One of the biggest changes concerns unfunded pension liabilities. GASB casts them as “net pension liability” and puts them front and center by moving that information from the footnotes up to the balance sheet itself. The change was designed to increase transparency, yet many plan executives fear it will have the opposite effect, making plans appear to be in worse financial condition than they really are.
“It will distort reality,” Gary Findlay, executive director of the Missouri State Employees' Retirement System, Jefferson City, said in an interview. The system has $7.26 billion in defined benefit assets.
Mr. Attmore counters that while liabilities will appear bigger, “the economic reality doesn't change. People who do financial analysis do that now. anyway.”
Currently, the most important number for a plan's pension obligation is the annual required contribution, which has proved a popular way for people who oversee and track public plans as well as policymakers to identify funding targets and to measure plan sponsors' progress in meeting them. Replacing it on financial statements with a net liability number is equivalent to having a homeowner report his or her entire mortgage, instead of the monthly mortgage payment, the National Association of State Retirement Administrators and the National Council on Teacher Retirement said in a joint statement.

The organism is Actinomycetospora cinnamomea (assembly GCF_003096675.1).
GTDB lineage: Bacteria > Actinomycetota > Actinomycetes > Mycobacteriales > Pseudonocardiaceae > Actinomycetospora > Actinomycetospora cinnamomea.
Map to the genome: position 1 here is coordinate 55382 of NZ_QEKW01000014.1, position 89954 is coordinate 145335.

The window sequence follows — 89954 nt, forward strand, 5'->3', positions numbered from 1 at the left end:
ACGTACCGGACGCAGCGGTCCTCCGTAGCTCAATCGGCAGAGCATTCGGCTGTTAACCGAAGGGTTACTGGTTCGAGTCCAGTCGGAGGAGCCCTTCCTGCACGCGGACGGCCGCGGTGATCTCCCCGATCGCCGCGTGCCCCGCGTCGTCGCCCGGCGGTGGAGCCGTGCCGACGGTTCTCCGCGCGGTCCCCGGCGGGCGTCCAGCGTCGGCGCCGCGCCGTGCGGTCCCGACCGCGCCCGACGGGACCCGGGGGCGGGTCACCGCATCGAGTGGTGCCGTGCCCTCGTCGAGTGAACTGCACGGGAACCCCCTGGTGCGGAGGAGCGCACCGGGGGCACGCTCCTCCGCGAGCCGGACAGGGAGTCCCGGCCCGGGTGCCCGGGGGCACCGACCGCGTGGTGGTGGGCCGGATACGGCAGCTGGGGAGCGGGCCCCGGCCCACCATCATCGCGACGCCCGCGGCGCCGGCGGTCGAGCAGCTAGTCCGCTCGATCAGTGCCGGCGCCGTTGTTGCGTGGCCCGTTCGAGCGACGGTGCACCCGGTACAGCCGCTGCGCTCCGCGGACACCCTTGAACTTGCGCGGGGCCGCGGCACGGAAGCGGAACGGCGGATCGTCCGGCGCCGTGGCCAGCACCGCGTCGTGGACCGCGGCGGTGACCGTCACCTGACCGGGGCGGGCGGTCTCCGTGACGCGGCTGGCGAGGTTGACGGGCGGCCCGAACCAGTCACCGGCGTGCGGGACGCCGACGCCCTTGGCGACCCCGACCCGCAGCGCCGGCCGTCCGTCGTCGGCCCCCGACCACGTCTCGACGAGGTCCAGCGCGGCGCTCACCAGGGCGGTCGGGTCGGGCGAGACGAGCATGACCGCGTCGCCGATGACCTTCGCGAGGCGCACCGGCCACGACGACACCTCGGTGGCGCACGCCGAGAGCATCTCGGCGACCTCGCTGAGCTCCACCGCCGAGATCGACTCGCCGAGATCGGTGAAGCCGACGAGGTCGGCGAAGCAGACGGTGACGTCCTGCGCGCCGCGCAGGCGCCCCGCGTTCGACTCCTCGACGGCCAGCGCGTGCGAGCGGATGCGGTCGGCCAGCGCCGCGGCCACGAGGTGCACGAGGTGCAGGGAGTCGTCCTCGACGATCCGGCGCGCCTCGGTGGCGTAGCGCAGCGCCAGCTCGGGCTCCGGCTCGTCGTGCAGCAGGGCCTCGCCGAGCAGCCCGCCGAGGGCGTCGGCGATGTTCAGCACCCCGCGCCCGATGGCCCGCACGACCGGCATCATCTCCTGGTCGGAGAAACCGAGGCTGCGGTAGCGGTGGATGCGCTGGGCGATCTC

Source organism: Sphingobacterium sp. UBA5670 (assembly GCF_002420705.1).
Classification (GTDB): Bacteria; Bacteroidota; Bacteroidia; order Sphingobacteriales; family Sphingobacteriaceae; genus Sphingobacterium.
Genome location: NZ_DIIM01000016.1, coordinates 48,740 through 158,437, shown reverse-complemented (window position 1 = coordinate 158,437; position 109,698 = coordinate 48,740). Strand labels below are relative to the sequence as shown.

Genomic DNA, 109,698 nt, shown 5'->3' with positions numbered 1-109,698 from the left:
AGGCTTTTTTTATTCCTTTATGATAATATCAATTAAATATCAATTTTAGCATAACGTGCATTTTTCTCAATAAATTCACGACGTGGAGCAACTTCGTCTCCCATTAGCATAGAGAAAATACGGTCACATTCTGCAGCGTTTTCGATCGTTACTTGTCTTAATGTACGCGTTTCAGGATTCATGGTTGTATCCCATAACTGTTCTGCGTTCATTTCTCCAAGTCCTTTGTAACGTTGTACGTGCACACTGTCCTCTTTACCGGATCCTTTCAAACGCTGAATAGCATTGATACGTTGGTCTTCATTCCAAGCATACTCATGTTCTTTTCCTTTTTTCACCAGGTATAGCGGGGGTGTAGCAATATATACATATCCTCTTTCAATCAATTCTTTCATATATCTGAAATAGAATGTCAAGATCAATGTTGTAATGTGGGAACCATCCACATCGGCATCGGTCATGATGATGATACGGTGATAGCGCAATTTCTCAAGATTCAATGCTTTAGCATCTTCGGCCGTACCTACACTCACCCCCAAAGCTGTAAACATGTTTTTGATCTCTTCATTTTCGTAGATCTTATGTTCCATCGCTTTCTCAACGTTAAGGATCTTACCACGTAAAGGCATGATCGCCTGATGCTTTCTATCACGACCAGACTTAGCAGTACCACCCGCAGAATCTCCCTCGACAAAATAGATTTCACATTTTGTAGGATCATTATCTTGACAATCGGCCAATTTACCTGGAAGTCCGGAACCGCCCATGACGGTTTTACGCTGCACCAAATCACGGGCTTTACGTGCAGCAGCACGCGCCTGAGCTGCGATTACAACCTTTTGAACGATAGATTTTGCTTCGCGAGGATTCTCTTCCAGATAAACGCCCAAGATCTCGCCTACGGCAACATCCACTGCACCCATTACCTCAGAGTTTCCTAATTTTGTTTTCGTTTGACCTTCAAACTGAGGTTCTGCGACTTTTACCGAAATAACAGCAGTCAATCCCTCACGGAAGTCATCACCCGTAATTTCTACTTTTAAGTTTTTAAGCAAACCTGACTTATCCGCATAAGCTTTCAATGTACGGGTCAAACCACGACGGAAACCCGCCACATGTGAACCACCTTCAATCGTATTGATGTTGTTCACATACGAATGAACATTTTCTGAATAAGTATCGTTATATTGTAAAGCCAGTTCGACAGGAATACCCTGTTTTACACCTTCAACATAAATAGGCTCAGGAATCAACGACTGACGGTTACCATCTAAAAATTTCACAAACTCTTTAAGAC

“We don't live in a bubble; we understand the impact it can have,” said Mr. Attmore, but unlike the private sector, “public plans have the opportunity to weather the storm.”
GASB officials also believe that only plans with enough assets to cover benefits should be allowed to use an expected rate of return to discount projected benefit payments; others must use a high-quality, 30-year municipal bond index rate.
Once matching assets are held in an irrevocable trust, “you get to use the long-term rate of return,” said Mr. Attmore. The anticipated volatility from different rates “is not a concern of ours.”
Another big change is the reduced time plans have for recognizing pension expenses. Currently, plans have had up to 30 years to account for actuarial gains and losses. The GASB proposal would start the accounting clock immediately for inactive workers' costs, and sets a new amortization period based on the average remaining service life of active members. To allocate present value of benefits, public plans would have to use the entry-age normal actuarial cost methods, instead of one of six methods now used by many plans.